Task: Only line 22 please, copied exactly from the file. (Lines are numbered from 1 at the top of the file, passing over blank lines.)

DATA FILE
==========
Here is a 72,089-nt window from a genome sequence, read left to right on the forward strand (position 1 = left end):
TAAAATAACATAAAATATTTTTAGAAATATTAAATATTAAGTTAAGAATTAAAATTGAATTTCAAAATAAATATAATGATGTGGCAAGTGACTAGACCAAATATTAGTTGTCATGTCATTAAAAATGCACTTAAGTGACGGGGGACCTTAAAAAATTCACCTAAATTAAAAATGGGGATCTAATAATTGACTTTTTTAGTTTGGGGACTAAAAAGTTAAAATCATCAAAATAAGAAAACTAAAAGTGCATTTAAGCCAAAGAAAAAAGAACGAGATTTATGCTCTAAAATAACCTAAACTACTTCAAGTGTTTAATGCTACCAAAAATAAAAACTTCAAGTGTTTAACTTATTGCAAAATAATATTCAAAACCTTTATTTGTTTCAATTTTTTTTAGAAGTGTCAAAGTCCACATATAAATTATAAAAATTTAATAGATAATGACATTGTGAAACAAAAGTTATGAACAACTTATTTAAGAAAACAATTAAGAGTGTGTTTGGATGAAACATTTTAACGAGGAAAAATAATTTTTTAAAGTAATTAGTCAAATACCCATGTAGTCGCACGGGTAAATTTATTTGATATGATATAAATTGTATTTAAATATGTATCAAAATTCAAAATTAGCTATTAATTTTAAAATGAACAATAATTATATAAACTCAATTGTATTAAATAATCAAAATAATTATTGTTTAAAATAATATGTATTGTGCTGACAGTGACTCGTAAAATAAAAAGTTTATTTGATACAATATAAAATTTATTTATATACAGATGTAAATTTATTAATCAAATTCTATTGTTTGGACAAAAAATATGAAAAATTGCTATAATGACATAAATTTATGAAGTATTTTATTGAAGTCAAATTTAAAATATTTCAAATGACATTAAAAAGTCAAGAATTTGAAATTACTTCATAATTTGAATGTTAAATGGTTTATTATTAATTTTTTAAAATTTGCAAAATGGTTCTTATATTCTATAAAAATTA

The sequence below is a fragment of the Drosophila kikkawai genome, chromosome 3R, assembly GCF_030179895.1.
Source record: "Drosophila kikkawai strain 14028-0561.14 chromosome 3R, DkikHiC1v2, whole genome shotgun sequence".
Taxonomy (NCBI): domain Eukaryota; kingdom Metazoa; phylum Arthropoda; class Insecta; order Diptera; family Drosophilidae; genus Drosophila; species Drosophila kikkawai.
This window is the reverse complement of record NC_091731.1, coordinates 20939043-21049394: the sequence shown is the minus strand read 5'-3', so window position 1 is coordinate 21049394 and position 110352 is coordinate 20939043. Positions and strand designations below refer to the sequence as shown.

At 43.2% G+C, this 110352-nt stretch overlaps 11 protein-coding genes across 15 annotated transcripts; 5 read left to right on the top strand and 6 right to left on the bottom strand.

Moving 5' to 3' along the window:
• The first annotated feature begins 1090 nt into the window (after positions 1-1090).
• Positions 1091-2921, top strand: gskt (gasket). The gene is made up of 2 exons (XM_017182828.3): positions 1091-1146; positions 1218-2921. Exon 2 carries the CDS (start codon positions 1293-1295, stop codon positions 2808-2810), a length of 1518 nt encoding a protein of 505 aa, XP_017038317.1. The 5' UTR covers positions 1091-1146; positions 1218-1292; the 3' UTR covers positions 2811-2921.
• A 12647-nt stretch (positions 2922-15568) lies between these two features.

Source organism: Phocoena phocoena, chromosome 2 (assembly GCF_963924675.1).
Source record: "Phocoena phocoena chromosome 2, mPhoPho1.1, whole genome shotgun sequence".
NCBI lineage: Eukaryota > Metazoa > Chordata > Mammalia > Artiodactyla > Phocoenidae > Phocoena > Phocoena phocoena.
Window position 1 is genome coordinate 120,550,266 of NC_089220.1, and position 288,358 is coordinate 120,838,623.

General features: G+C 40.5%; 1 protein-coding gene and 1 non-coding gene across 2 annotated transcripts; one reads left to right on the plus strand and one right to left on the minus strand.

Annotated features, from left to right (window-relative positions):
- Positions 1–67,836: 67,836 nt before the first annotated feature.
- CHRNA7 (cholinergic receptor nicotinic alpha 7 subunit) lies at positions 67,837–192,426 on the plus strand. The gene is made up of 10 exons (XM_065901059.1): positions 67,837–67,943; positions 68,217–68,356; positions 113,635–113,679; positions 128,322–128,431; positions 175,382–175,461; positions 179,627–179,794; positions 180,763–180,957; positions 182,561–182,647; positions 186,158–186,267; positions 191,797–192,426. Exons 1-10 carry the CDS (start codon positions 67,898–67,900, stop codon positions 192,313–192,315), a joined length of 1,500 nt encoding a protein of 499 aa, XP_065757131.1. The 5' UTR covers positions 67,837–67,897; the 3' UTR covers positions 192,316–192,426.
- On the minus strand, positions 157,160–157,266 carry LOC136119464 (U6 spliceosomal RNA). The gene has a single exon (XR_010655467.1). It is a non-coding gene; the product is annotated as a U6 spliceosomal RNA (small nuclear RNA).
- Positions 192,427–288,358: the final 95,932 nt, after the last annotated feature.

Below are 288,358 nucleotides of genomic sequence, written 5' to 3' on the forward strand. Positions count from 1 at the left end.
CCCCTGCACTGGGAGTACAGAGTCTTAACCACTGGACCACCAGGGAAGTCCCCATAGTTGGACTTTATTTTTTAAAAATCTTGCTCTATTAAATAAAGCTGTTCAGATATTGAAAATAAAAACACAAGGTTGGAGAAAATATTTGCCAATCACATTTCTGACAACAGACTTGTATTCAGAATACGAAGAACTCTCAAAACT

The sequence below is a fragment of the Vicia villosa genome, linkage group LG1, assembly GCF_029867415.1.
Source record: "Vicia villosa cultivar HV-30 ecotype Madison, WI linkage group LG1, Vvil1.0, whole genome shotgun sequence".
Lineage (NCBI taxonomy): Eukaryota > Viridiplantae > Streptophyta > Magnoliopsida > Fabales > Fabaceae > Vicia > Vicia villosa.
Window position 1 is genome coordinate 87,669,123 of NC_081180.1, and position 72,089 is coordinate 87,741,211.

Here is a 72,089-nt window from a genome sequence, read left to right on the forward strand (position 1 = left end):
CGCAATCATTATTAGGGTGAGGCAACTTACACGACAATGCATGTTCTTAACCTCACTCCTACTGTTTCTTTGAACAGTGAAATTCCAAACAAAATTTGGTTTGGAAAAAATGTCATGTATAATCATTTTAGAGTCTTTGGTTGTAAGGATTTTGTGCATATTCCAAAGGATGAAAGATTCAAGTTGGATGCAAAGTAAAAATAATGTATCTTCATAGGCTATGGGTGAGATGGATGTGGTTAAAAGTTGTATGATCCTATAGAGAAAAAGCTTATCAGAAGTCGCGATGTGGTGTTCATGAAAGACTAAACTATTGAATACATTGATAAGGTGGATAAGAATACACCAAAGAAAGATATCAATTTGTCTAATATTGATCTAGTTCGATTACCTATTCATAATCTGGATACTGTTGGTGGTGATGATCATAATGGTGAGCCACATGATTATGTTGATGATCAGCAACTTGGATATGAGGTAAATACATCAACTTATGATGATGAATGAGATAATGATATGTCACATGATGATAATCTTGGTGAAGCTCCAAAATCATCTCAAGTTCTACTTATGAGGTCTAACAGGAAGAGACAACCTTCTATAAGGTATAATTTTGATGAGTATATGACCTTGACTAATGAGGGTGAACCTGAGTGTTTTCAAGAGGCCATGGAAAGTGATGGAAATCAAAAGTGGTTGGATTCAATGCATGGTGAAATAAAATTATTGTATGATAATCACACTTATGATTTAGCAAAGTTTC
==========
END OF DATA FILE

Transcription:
Below are 288,358 nucleotides of genomic sequence, written 5' to 3' on the forward strand. Positions count from 1 at the left end.